Tomorrow, I will officially begin a teaching position in a new district. Over the past few weeks, I’ve been moving into my office in the vocal music suite at Carl Albert High School. Throughout this process, I have unpacked several boxes, “pruning” some things (why was I holding on to my music history notes from undergrad?), and reminiscing upon discovering other things. During this endeavor, I came across a folder of cards and letters from former students, and even a few from students’ parents.
Obviously, these choice few trinkets meant something to me upon their receipt. Otherwise, they would not have survived my “waste now, less clutter” mantra. But I wonder if I viewed them through the same lens then as I do now, because I was surprised, moved, and in some cases heartbroken to read them.
There were several cards thanking me for helping them to become better musicians and singers. There were many that proclaimed my class to be their “favorite”, and expressed what the people in there had meant to them. There were a few drawings and pages from coloring books, carefully decorated, and with a loving dedication in the corner. A few pieces of folded notebook paper turned out to be apologies for falling short in attitude or work ethic. One was a confession from a student suffering from depression and several issues at home.
Several times in the past year to colleagues I have remarked, “I know less now than I THOUGHT I did ten years ago.” I’ll admit: I wasn’t always understanding about students’ lives outside of school and how it affected their performance in school.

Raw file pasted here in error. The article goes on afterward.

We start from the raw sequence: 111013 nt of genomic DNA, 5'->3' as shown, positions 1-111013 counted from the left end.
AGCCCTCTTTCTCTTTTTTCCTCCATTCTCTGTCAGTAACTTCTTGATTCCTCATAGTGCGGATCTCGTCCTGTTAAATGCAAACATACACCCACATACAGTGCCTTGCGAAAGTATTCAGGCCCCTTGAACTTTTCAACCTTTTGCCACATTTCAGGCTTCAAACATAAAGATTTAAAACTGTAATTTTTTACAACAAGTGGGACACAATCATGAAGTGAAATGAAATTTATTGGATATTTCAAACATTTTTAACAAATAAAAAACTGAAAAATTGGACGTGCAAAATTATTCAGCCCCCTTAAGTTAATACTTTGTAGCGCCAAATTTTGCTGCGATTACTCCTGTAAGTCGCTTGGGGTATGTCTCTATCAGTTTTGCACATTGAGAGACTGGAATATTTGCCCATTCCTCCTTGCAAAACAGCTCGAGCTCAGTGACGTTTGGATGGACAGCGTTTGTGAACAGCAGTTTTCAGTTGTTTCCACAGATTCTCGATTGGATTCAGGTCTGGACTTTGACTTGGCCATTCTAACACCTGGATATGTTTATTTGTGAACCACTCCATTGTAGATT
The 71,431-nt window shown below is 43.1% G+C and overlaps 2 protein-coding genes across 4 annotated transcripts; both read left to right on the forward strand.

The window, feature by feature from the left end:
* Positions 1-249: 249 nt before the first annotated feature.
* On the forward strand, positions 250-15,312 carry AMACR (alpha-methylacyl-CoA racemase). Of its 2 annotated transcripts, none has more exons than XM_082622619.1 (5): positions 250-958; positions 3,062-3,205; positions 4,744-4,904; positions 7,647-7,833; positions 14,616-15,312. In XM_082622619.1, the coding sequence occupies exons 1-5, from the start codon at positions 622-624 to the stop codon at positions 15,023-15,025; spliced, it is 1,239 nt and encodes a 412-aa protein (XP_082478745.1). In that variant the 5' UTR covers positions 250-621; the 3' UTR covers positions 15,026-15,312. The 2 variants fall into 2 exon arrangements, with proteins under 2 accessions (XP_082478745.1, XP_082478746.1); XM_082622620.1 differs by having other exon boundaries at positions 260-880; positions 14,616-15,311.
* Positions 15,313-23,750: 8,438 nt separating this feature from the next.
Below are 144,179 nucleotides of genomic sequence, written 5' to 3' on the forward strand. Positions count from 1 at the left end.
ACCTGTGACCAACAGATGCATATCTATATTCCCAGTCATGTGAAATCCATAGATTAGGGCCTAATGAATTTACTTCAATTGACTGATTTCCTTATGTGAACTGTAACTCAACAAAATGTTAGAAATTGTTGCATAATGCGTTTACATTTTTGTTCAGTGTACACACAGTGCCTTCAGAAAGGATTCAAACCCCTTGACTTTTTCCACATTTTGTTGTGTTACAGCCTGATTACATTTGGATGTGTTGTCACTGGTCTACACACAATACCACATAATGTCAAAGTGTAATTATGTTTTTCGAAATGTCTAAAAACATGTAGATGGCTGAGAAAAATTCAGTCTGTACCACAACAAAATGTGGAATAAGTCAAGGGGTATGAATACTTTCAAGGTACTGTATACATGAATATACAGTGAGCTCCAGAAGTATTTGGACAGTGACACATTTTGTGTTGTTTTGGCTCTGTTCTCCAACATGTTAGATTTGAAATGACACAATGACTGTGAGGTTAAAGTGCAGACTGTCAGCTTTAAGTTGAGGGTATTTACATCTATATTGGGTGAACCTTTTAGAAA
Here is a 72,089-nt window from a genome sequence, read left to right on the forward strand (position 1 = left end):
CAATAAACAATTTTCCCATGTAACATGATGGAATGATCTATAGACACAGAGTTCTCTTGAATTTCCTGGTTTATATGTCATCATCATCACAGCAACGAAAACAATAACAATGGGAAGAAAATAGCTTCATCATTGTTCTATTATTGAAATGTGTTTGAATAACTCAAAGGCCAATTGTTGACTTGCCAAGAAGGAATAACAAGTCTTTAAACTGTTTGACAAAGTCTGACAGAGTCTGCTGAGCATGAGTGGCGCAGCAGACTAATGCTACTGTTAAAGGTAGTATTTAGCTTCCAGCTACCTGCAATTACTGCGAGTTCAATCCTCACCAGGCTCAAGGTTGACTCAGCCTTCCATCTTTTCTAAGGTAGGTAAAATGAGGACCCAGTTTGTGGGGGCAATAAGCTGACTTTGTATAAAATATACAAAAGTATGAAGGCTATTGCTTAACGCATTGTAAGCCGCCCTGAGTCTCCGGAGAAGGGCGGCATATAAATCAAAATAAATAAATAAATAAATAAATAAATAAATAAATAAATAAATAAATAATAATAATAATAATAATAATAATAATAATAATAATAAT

Discovering those letters made me wish I could have been the teacher they needed me to be then. I wish I could have been the teacher they deserved all the time, for every child.
My blogging mentor, Rob Miller, posted earlier today a letter to the teacher from a student perspective. I’d like to turn that around now and offer you a letter to my students:
You are already a success.
There are things about you that are special. Maybe you know already what those things are. Maybe you don’t. That’s okay. I’d like to help you discover them. And if you already know, I’d like to help you learn to take those talents and make them skill.
I’ll be honest. It won’t always be fun in here. It won’t always be easy. And although I will strive to be fair, it won’t always be equal, because everybody’s different. It may take you longer to learn something new, or you may be helping your classmate catch on. We celebrate differences here. Without them, the world would be incredibly boring, wouldn’t you say?
Some days you may not like me very much. Some days, you may walk out of here muttering a few choice words about me under your breath. Those are the “tough love” days. Those are the days I probably gave you proverbial kick in the butt. Those are the days I show you how much I care by refusing to accept less than your best self.
And I do care. I care so much that I won’t necessarily stop thinking about you and your classmates just because you walk out of my classroom. I will still worry about you, I will still champion you, I will still make plans for you. I’m one of your biggest fans!
I want you to know that we will have some great days. There will be successes. But there will also be failures. Teaching you how to fail might be the greatest lesson I can impart upon you. Failing is a part of learning to be our best selves, and there’s no shame in it. How we respond to failure is a testament to our character.
More than anything, I want you to remember two things in my classroom:
1. While you are here, you are safe.
2. While you are here, you are loved.
No matter what, I am here for you. Because I am your teacher. Today, tomorrow, and always. Time after time.